33rd Tank Brigade (June 1942 - 1943)
|3rd (UK) Mechanised Division (1990s)|
|3rd (United Kingdom) Division (2008-present)|
Recipients of the Victoria CrossEdit
- This along with a * indicates a posthumous award
General Officers CommandingEdit
Commanders have been:
Major General Commanding 3rd Division
GOC 3rd Division
- 1907–1910 Major-General William Franklyn
- 1910–1914 Major-General Henry Rawlinson
- May 1914 – Oct 1914 Major-General Hubert Hamilton
- Oct 1914 Major-General Colin Mackenzie
- 1914–1916 Major-General Aylmer Haldane
- 1916–1919 Major-General Cyril Deverell
- 1919–1922 Major-General Robert Whigham
- 1922–1926 Major-General William Heneker
- 1926–1930 Major-General John Burnett-Stuart
- 1930–1932 Major-General Harry Knox
- 1932–1934 Major-General Walter Pitt-Taylor
- 1934–1936 Major-General Robert Gordon-Finlayson
- 1936 Major-General Cecil Heywood
- 1936–1939 Major-General Denis Bernard
- 1939–1940 Major-General Bernard Montgomery
- 1940–1941 Major-General James Gammell
- 1941–1942 Major-General Eric Hayes
- 1942–1943 Major-General William Ramsden
- 1943–1944 Major-General Tom Rennie
- 1944–1947 Major-General Lashmer Whistler
- 1951–1952 Major-General Hugh Stockwell
- 1952–1954 Major-General Nigel Poett
- 1954–1957 Major-General John Churcher
- 1957–1959 Major-General George Gordon-Lennox
- 1959–1961 Major-General Charles Harington
- 1961–1962 Major-General Vivian Street
- 1962–1964 Major-General Michael Carver
- 1964–1966 Major-General Cecil Blacker
- 1966–1968 Major-General Anthony Deane-Drummond
- 1968–1970 Major-General Terence McMeekin
- 1970–1972 Major-General Glyn Gilbert
- 1972–1974 Major-General Richard Worsley
- 1974–1976 Major-General Robin Carnegie
GOC 3rd Armoured Division
- 1976–1978 Major-General Michael Walsh
- 1978–1980 Major-General Henry Dalzell-Payne
- 1980–1982 Major-General Norman Arthur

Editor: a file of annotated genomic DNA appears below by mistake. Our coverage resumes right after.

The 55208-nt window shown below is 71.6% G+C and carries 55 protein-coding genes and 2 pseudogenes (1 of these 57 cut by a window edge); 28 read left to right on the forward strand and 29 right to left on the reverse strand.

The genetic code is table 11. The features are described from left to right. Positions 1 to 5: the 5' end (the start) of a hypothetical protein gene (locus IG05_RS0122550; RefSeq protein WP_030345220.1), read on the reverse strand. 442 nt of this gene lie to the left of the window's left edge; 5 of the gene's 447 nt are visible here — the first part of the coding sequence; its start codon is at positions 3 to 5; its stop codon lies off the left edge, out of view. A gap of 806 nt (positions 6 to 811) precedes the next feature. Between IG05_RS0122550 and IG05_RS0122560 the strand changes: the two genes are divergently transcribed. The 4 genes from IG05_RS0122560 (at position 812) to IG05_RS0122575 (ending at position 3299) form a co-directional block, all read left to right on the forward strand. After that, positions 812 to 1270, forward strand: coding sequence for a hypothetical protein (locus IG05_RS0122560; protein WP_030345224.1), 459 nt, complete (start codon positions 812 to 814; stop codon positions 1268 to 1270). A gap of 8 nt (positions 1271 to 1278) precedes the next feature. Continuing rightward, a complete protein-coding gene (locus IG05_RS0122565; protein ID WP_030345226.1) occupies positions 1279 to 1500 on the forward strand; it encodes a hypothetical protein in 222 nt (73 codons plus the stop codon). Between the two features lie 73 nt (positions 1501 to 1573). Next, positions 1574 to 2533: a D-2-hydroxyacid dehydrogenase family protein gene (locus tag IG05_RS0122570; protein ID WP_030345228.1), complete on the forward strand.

- 1982–1984 Major-General Antony Walker
- 1984–1987 Major-General David Ramsbotham
- 1987–1988 Major-General Edward Jones
- 1988–1990 Major-General Michael Wilkes
- 1990–1992 Major-General Christopher Wallace
GOC 3rd (UK) Division
- 1992–1994 Major-General Hew Pike
- 1994–1996 Major-General Mike Jackson
- 1996–1999 Major-General Cedric Delves
GOC 3rd (UK) Mechanised Division
- 1999–2000 Major General Richard Dannatt
- 2000–2003 Major General John McColl
- 2003–2005 Major General Graeme Lamb
- 2005–2007 Major General Richard Shirreff
- 2007–2009 Major General Barney White-Spunner
- 2009–2011 Major General James Everard
- 2011–2013 Major General John Lorimer
- 2013–2014 Major General James Cowan
GOC 3rd (United Kingdom) Division
- Patrick Delaforce called his book on the division, "Monty's Ironsides", suggesting a continuation of the nickname. Norman Scarfe, the divisional historian for the period 1943-1945, refutes the idea of the nickname applying to the division. Scarfe wrote that the suggestion of the continuation is a complement but one "that [was] earned by quite different groups of units in quite different circumstances, not by the 3rd Division in its Assault form. 'Ironsides' is surely another not entirely justifiable reference to East Anglia, where Cromwell did his recruiting; and Iron, a symbol of strength and resolution of the 3rd Division in the Four Years' War, can also suggest inflexibility and cruelty, rust and robots. Th distinction of bring British, on the other hand, is open to only one interpretation. It is themost suitable of all titles. There was only one 3rd British Division fighting in Europe, and from D-Day until the Germans were defeated the men of the division deserved the honour of their name." The separation of traditions is also suggested by Lieutenant-Colonel T. F. Furnell, secretary of the Association of the 3rd (Iron) Division, who in a reunion speech to Second World War 3rd Division veterans stated "You of the 3rd British Division have more than lived up to the tradition of the Iron Division."
- Cole p. 36
- Joslen 2003, pp. 130–131.
- Scarfe, p. xxix
- Scarfe, p. xxix